The World Health Organisation on 31 October 2017 released Global TB Report 2017, according to which, India has topped the list of seven countries that account for almost 64 per cent of the 10.4 million new tuberculosis (TB) cases worldwide in 2016.
India was followed by Indonesia, China, Philippines, Pakistan, Nigeria and South Africa. The report stated that an estimated 1.7 million people died from TB in 2016, including nearly 400,000 people who were co-infected with HIV, recording a drop of 4 per cent in comparison to 2015.
• India along with China and Russia accounted for almost of half of the 490,000, multidrug-resistant TB (MDR-TB) cases registered in 2016. Multidrug-resistant TB (MDR-TB) remains a public health crisis and a health security threat.
• The WHO estimates that there were 600 000 new cases with resistance to rifampicin, the most effective first-line drug, of which 490 000 had MDR- TB.
• Despite global efforts to combat TB, which saved an estimated 53 million lives since 2000 and reduced TB mortality rate by 37 per cent, the disease still was the top infectious killer in 2016.
• TB has also been reported to be the main cause of deaths related to antimicrobial resistance and the leading killer of people with HIV.
• The biggest challenge has been underreporting and underdiagnosis of TB cases, especially in countries with weak health systems and large unregulated private sectors.
• Of the estimated 10.4 million new cases, only 6.3 million were detected and officially notified in 2016, leaving a gap of 4.1 million. According to the report, India, Indonesia and Nigeria accounted for almost half of this global gap.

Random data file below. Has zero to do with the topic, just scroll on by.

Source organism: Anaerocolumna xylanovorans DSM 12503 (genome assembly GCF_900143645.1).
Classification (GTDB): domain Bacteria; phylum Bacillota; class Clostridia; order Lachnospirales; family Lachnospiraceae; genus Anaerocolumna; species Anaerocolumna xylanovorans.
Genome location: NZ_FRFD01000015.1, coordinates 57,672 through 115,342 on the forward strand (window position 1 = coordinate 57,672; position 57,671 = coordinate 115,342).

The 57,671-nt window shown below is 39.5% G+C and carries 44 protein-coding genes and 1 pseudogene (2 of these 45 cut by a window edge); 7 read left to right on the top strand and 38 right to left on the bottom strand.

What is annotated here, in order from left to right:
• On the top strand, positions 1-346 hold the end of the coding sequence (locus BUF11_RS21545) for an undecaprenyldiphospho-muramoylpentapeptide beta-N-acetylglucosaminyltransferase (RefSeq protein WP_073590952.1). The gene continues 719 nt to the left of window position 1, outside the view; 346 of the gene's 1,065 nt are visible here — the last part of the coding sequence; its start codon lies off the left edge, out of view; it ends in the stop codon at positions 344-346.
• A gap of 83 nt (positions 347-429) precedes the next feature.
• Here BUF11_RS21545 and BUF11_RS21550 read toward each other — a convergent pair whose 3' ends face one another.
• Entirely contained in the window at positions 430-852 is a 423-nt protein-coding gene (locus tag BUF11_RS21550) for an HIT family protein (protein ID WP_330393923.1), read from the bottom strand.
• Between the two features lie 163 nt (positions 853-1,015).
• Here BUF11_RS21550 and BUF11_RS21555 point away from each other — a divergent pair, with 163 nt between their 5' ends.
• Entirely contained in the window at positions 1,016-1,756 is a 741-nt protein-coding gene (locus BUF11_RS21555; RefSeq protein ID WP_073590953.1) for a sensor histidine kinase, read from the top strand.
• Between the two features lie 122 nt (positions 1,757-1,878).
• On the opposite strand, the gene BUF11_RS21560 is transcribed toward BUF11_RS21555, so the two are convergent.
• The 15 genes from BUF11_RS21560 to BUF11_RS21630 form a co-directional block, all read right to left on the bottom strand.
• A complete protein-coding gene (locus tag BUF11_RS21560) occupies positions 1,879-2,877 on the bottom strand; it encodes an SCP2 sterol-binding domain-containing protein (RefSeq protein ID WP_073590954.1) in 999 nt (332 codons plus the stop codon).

• Further, the report states that of the almost half a million reported cases of HIV-associated TB, 15 per cent were not on antiretroviral therapy (ART) as recommended by WHO. Most of the gaps related to HIV-associated TB were in the WHO African Region.
• TB preventive treatment is expanding in two priority risk groups - people living with HIV and children under 5 years. However, most people eligible for TB preventive treatment are not accessing it.
• Further, investments in low- and middle-income countries for TB care and prevention fall almost US$ 2.3 billion short of the US$ 9.2 billion needed in 2017.
• In addition, at least an extra US$ 1.2 billion per year is required to accelerate the development of new vaccines, diagnostics and medicines.
Hence, more domestic funding is required in middle-income countries and more international donor support is needed to support low-income countries.
Further, putting a stop to the spread of TB epidemic requires action beyond the health sector to address the risk factors and determinants of the disease.
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